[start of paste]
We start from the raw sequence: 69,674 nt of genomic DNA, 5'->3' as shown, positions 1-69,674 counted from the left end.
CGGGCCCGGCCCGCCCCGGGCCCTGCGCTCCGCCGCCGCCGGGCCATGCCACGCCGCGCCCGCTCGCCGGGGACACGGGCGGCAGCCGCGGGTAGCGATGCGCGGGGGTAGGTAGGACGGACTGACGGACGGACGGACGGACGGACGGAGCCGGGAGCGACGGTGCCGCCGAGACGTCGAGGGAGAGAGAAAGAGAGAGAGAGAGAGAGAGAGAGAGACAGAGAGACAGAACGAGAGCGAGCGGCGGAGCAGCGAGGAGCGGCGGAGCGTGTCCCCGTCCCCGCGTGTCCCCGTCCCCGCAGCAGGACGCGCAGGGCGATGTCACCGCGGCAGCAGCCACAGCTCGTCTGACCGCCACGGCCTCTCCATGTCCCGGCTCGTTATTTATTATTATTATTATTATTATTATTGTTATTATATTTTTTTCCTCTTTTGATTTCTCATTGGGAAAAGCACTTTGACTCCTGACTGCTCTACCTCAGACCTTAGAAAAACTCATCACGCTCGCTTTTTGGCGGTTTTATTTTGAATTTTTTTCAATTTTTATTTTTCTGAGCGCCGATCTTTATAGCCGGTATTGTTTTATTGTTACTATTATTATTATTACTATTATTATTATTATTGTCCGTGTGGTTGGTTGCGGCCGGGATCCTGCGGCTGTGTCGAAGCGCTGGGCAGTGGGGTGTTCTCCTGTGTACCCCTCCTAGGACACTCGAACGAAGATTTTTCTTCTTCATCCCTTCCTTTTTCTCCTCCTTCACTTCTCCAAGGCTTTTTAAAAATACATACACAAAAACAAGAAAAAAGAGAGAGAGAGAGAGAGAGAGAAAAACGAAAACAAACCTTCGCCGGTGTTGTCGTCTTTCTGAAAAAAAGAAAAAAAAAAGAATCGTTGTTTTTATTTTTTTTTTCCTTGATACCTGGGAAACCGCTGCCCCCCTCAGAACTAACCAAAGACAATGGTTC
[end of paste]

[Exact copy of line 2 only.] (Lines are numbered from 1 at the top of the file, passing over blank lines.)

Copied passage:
CGGGCCCGGCCCGCCCCGGGCCCTGCGCTCCGCCGCCGCCGGGCCATGCCACGCCGCGCCCGCTCGCCGGGGACACGGGCGGCAGCCGCGGGTAGCGATGCGCGGGGGTAGGTAGGACGGACTGACGGACGGACGGACGGACGGACGGAGCCGGGAGCGACGGTGCCGCCGAGACGTCGAGGGAGAGAGAAAGAGAGAGAGAGAGAGAGAGAGAGAGACAGAGAGACAGAACGAGAGCGAGCGGCGGAGCAGCGAGGAGCGGCGGAGCGTGTCCCCGTCCCCGCGTGTCCCCGTCCCCGCAGCAGGACGCGCAGGGCGATGTCACCGCGGCAGCAGCCACAGCTCGTCTGACCGCCACGGCCTCTCCATGTCCCGGCTCGTTATTTATTATTATTATTATTATTATTATTGTTATTATATTTTTTTCCTCTTTTGATTTCTCATTGGGAAAAGCACTTTGACTCCTGACTGCTCTACCTCAGACCTTAGAAAAACTCATCACGCTCGCTTTTTGGCGGTTTTATTTTGAATTTTTTTCAATTTTTATTTTTCTGAGCGCCGATCTTTATAGCCGGTATTGTTTTATTGTTACTATTATTATTATTACTATTATTATTATTATTGTCCGTGTGGTTGGTTGCGGCCGGGATCCTGCGGCTGTGTCGAAGCGCTGGGCAGTGGGGTGTTCTCCTGTGTACCCCTCCTAGGACACTCGAACGAAGATTTTTCTTCTTCATCCCTTCCTTTTTCTCCTCCTTCACTTCTCCAAGGCTTTTTAAAAATACATACACAAAAACAAGAAAAAAGAGAGAGAGAGAGAGAGAGAGAAAAACGAAAACAAACCTTCGCCGGTGTTGTCGTCTTTCTGAAAAAAAGAAAAAAAAAAGAATCGTTGTTTTTATTTTTTTTTTCCTTGATACCTGGGAAACCGCTGCCCCCCTCAGAACTAACCAAAGACAATGGTTC